Human exposure to hyperbaric pressure occurs while diving and during hyperbaric oxygen therapy. Hypobaric exposures occur on commercial plane flights where the cabin pressure equals about 2438.4 meters (8000 feet); however, professional aviators, particularly military personnel, mountain climbers, research subjects, and astronauts are exposed to much greater extremes in low-pressure environments. The two main concerns about hypobaric exposure relate to absolute pressure upon the human body and the total oxygen available to the body.
An understanding of the gas laws is foundational to understanding how pressure changes affect humans. The gas laws describe the relationship between temperature, volume, and pressure for a given amount of gas. For example, Charle's law states that for a given pressure, the volume is proportional to the temperature. Therefore, a gas expands when heated as long as the pressure is allowed to remain the same. However, if gas cannot expand such as when trapped inside the middle ear or a nasal sinus, the pressure will increase. For a given volume the pressure will vary with the temperature of the gas. The thermoregulatory system in the human body does not typically allow for more than a few degrees Celcius variance in body temperature. Boyle's law states that for a given temperature the volume is inversely proportional to the pressure. This law explains why sinuses or middle ear (which are normally fixed volume gas-filled spaces) may hurt when during altitude or pressure changes. Finally, Dalton's law notes the total pressure of a mixture of gases equals the partial pressure exerted by each gas. This concept is important given that the air humans breathe is a mixed gas of nitrogen (approximately 78%), oxygen (approximately 21%), and trace other gases.
If the human body is exposed to a low enough absolute pressure, then surface fluids (tear film, saliva, and the air-exposed surface of alveoli) will begin to boil at normal body temperature. This occurs at around an altitude of 60,000 feet (approximately 11.4 miles or 18.3 kilometers) depending on exact atmospheric conditions. This altitude has been named "Armstrong's limit" or "Armstrong's line" and is named after an early American aerospace medicine physician, Harry G. Armstrong. When blood boils, this is called "ebullism" and is the trapping of gases released from blood under the skin. Ebullism is painful but recoverable to full function as human experience has shown.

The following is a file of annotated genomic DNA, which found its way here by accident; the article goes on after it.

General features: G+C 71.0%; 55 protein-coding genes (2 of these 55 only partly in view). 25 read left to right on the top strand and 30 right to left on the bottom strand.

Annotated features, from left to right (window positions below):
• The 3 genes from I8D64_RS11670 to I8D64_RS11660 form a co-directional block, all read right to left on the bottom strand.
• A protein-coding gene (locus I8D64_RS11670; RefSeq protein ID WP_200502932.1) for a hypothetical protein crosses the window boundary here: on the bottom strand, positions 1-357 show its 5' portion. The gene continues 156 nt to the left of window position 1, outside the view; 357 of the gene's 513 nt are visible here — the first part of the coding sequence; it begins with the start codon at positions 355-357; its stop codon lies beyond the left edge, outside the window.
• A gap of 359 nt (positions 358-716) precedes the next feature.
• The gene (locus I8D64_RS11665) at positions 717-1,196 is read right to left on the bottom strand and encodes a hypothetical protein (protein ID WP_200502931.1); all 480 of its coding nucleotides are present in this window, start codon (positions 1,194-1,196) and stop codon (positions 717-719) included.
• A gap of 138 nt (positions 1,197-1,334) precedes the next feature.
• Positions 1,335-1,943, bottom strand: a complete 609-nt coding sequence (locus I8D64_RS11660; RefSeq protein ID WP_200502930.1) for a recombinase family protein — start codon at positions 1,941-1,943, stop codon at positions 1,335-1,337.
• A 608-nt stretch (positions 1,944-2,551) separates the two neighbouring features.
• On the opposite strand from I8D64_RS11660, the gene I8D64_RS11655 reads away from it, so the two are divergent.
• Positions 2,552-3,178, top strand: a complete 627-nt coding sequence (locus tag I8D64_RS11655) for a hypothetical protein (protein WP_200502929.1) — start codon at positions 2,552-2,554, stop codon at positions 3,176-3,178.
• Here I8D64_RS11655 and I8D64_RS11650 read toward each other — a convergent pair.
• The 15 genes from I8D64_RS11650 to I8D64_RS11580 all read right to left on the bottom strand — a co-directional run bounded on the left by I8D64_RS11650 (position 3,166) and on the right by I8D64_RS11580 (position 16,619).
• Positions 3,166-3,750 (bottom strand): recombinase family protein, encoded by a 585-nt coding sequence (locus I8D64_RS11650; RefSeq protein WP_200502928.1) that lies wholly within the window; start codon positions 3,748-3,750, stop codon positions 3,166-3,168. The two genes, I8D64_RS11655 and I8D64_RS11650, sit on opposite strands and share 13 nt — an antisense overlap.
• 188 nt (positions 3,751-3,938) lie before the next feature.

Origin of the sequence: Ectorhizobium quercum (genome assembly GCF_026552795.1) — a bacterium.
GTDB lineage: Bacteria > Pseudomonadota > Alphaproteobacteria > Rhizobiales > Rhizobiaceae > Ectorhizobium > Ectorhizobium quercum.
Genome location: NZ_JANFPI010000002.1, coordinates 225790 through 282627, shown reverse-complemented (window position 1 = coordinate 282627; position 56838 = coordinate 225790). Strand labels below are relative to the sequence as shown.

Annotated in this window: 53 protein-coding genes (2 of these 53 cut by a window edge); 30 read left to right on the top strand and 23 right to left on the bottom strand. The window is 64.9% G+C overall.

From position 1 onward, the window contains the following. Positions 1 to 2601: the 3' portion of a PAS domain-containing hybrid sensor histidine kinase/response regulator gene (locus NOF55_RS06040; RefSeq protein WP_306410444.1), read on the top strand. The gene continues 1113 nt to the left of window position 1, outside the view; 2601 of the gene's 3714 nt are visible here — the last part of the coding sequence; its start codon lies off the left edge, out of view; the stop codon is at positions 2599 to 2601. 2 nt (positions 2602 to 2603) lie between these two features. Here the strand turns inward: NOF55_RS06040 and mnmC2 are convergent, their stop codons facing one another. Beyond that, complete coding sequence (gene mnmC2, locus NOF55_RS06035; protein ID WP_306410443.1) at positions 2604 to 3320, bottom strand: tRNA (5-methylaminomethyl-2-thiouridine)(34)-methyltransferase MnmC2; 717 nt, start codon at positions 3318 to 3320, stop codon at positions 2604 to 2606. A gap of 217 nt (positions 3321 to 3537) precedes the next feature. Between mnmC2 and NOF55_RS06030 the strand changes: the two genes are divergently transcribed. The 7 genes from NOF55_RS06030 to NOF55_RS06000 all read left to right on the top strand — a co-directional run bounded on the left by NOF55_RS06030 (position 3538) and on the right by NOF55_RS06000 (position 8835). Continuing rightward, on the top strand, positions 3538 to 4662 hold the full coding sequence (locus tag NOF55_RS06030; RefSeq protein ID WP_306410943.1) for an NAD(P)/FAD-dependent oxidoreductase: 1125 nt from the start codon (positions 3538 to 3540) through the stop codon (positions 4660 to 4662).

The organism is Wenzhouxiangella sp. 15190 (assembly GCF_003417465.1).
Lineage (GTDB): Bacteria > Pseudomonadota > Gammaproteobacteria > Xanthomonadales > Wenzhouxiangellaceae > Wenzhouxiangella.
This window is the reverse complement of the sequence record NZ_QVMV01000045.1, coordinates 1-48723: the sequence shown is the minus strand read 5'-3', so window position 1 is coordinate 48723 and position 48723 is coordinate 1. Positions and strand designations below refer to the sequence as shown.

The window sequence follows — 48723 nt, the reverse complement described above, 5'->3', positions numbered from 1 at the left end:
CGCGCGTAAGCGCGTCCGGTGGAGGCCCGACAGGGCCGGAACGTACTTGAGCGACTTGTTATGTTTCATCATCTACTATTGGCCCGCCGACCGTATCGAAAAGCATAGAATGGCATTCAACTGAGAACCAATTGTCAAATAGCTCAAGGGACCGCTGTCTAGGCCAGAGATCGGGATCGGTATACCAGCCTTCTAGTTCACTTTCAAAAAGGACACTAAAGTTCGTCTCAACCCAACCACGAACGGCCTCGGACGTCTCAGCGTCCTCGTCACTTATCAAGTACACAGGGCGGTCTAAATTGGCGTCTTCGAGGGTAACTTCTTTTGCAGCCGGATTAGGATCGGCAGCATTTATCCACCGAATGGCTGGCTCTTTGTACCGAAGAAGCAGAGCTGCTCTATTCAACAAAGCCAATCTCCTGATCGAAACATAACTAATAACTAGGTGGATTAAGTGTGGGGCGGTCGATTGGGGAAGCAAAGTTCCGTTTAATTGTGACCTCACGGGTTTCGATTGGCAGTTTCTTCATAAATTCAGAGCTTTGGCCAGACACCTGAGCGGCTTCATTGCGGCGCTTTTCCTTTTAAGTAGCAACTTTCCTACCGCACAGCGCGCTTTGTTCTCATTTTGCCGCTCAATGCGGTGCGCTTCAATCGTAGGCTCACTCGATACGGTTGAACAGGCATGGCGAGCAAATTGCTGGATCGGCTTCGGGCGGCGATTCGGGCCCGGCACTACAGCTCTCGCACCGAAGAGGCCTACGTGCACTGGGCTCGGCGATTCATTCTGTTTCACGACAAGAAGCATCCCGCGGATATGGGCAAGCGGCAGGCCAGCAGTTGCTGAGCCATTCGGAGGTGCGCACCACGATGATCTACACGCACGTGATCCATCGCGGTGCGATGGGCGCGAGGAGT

Reduced oxygen levels in the body can occur for various reasons. Hypoxia is the general term for low oxygen content in the blood or at the tissue level. Hypoxic hypoxia is hypoxia secondary to low alveolar oxygen exchange in the lungs and can be caused by either a low oxygen availability or due to low surface area for the gas exchange. In this article, "hypoxia" means hypoxic hypoxia due to low oxygen availability in the environment. While the percentage of oxygen remains a constant 21% as one increases in elevation, the total pressure of oxygen decreases because the total pressure of all gases combined decreases. The barometric pressure at sea level is around 760 mm Hg with some variation depending on the weather. Therefore at sea level, oxygen is only 21% of that total or 160mm Hg. Inside the lungs and alveoli, the temperature remains approximately 37 degrees Celsius (98.6 degrees Fahrenheit). As one ascends in altitude, the total atmospheric pressure goes down which necessarily means the oxygen available for breathing goes down as well.
While there is some variation from person to person, the effects of hypoxia are accepted to begin at 3048 meters (10,000 feet). These effects include reduced light reception and decreased ability to distinguish colors. As a person ascends in altitude, their body compensates with increased depth of respiration, increased rate of respiration, and increased heart rate in an attempt to maintain oxygen delivery to the tissues. Further ascent leads to extreme fatigue and reduced mental capacity. Exposure to atmospheric conditions in approximately 7620 to 10,363 meters (25,000 to about 34,000 feet) results in death if supplemental oxygen is not used. Under 34,000 ft 100% oxygen in a tight-fitting mask will deliver near ground level oxygen to the tissues. Pressure suits or pressurized cockpits must be used beyond this level to maintain near sea level oxygenation to the tissues.